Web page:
Country Profile

In the last six months, Tanzania has witnessed a massive shrinking of civic space, including an indefinite ban of political rallies, arbitrary arrests of legislators and members of the opposition, a ban on live coverage of parliament, and a crackdown on independent media and government critics.[1]

[1] DefendDefenders, “Tanzania: Stop threatening rights groups,” 6 July 2017,, Accessed 20 October 2017.

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Freedom of Association

On 3 June 2017, Olengurumwa Onesmo, National Coordinator of the Tanzania Human Rights Defenders Coalition (THRDC), and John Baraka, Coordinator of the Tanzania Students Networking Programme (TSNP), were arbitrarily arrested at the Blue Pearl Hotel while attending a book launch organised by another NGO. They were later released.[1] On 20 September 2017, Olengurumwa was subjected to a second round of interrogations by security agents regarding his citizenship status.[2]

Over the last six months, anti-LGBTI rhetoric from the government in Tanzania has intensified. In a speech on 22 June 2017, President John Magufuli condemned NGOs working on LGBTI rights issues, saying that the organisations have “brought [Tanzania] drugs and homosexual practices that even cows disapprove of.”[3] At a rally in the capital Dodoma on 25 June, Home Affairs Minister Mgiwgulu Nchemba threatened organisations campaigning for LGBTI rights, vowing to deregister such organisations and imprison activists. “Those who want to campaign for gay rights should find another country that allows those things,” Nchemba stated.[4]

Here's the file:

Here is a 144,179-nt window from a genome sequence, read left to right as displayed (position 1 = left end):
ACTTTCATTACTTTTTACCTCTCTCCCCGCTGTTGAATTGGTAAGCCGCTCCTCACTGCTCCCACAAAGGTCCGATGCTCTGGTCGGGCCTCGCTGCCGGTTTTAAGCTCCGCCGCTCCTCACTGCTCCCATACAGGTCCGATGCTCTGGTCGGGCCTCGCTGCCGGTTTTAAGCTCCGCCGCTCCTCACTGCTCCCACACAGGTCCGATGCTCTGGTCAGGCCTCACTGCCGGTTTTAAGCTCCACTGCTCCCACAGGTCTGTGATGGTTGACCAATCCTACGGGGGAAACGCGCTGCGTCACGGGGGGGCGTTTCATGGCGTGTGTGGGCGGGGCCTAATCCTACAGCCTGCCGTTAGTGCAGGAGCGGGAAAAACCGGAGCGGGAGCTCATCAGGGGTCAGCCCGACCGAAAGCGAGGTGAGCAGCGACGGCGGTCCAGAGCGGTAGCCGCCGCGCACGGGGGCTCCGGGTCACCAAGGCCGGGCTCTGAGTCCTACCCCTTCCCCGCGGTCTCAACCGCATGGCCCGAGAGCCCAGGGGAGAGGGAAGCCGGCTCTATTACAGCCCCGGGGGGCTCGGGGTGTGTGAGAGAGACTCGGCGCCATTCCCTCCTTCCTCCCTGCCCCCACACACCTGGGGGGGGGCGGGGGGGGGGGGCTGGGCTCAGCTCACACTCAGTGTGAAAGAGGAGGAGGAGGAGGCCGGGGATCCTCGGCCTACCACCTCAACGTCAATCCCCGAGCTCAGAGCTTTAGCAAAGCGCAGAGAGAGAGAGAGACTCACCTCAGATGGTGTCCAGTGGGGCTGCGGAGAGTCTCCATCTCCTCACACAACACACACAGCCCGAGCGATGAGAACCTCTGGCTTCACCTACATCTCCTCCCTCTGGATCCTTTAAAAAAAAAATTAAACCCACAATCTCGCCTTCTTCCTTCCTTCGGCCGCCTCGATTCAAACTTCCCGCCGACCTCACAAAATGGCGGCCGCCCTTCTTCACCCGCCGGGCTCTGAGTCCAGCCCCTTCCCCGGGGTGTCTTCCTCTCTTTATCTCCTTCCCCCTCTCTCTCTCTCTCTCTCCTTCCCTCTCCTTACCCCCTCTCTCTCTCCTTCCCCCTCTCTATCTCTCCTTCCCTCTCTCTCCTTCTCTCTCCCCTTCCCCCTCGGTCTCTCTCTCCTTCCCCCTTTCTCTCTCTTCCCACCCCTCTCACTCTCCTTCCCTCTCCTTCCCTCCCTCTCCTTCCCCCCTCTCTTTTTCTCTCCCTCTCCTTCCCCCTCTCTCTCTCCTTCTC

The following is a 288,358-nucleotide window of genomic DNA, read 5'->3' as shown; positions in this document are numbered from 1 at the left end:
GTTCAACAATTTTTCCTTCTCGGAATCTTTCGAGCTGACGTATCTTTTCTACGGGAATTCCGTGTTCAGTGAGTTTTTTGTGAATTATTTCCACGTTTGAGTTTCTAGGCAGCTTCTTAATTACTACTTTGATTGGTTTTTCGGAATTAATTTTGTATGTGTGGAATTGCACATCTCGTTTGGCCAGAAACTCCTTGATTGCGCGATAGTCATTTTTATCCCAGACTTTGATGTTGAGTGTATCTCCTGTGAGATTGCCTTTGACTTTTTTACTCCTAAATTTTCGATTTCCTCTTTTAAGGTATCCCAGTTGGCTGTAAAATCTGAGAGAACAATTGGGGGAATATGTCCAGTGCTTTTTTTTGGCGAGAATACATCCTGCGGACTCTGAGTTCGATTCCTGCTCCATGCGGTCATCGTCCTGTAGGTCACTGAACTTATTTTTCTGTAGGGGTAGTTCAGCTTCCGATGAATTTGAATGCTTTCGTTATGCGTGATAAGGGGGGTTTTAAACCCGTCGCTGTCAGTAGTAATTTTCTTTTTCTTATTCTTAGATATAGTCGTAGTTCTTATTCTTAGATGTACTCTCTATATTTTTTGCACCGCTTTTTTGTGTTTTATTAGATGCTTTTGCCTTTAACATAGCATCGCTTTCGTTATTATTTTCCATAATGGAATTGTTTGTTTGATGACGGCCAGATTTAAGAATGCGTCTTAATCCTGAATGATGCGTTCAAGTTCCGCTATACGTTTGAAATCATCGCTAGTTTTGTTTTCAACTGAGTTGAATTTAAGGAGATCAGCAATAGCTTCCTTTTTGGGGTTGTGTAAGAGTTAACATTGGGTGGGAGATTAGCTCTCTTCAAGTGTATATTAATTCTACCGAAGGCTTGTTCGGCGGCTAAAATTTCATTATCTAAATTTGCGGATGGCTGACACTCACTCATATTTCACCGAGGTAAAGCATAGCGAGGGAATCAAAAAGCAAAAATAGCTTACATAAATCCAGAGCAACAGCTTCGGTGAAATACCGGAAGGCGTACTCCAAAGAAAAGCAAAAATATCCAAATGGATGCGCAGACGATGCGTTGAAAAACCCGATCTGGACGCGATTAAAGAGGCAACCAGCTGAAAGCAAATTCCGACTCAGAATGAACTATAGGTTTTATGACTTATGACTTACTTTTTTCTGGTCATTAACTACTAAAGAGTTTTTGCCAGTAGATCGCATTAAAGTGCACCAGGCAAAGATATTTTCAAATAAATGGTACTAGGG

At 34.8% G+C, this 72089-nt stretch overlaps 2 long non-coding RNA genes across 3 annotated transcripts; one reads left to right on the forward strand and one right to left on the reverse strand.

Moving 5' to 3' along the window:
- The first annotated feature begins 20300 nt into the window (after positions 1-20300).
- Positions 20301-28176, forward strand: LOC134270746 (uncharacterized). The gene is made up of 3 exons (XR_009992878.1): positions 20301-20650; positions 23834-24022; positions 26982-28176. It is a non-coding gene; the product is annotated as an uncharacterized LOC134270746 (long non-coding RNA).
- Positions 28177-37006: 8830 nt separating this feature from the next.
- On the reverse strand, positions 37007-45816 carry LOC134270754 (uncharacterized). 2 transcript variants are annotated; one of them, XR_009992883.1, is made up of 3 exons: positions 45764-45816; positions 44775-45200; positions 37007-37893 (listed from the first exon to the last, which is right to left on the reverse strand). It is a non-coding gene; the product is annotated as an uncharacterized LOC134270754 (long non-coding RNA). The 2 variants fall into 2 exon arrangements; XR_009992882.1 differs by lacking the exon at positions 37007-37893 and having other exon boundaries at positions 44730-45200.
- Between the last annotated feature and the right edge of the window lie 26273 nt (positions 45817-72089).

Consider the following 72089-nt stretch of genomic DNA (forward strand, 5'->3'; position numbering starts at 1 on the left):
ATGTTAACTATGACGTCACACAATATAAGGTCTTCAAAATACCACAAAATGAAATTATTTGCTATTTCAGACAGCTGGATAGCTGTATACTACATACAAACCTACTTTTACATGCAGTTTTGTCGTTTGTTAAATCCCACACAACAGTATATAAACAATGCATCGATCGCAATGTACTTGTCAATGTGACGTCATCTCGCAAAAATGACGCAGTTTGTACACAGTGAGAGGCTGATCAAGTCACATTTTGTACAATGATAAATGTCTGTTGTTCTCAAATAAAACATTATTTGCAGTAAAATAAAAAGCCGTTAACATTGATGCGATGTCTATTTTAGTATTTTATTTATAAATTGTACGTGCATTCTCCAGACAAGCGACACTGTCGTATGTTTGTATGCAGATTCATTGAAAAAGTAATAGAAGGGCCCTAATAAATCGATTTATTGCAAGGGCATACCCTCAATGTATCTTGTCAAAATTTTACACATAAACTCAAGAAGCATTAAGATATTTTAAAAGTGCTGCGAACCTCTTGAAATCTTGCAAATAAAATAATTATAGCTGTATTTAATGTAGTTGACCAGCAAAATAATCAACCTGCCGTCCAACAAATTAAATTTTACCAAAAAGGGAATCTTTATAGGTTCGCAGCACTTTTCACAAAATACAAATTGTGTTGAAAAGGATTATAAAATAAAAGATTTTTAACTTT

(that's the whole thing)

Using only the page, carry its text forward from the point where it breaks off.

On 27 June 2017, two civic leaders were gunned down in Kibiti district. Village Chairman Khamis Mtima and executive officer Shamte Makawa were killed by unknown assailants in Mangwi village.[5]

On 6 July 2017, a group of 22 international civil society organisations released a joint statement calling on the Tanzanian government to end the threats against civil society, particularly LGBTI rights advocates. They also urged the government to provide pregnant girls with assistance in finishing their education.[6]

Two HRDs, Bibiana Mushi and Nicodemus Ngelela, were arrested on 12 July 2017 on charges of Disobedience of Statutory Duty under Section 123 of the Tanzanian Penal Code, which can carry a sentence of two years if found guilty. Mushi and Ngelela were leading a capacity building workshop for local government officials serving in regions with a prevalence of extractive industries when they were unexpectedly arrested.[7]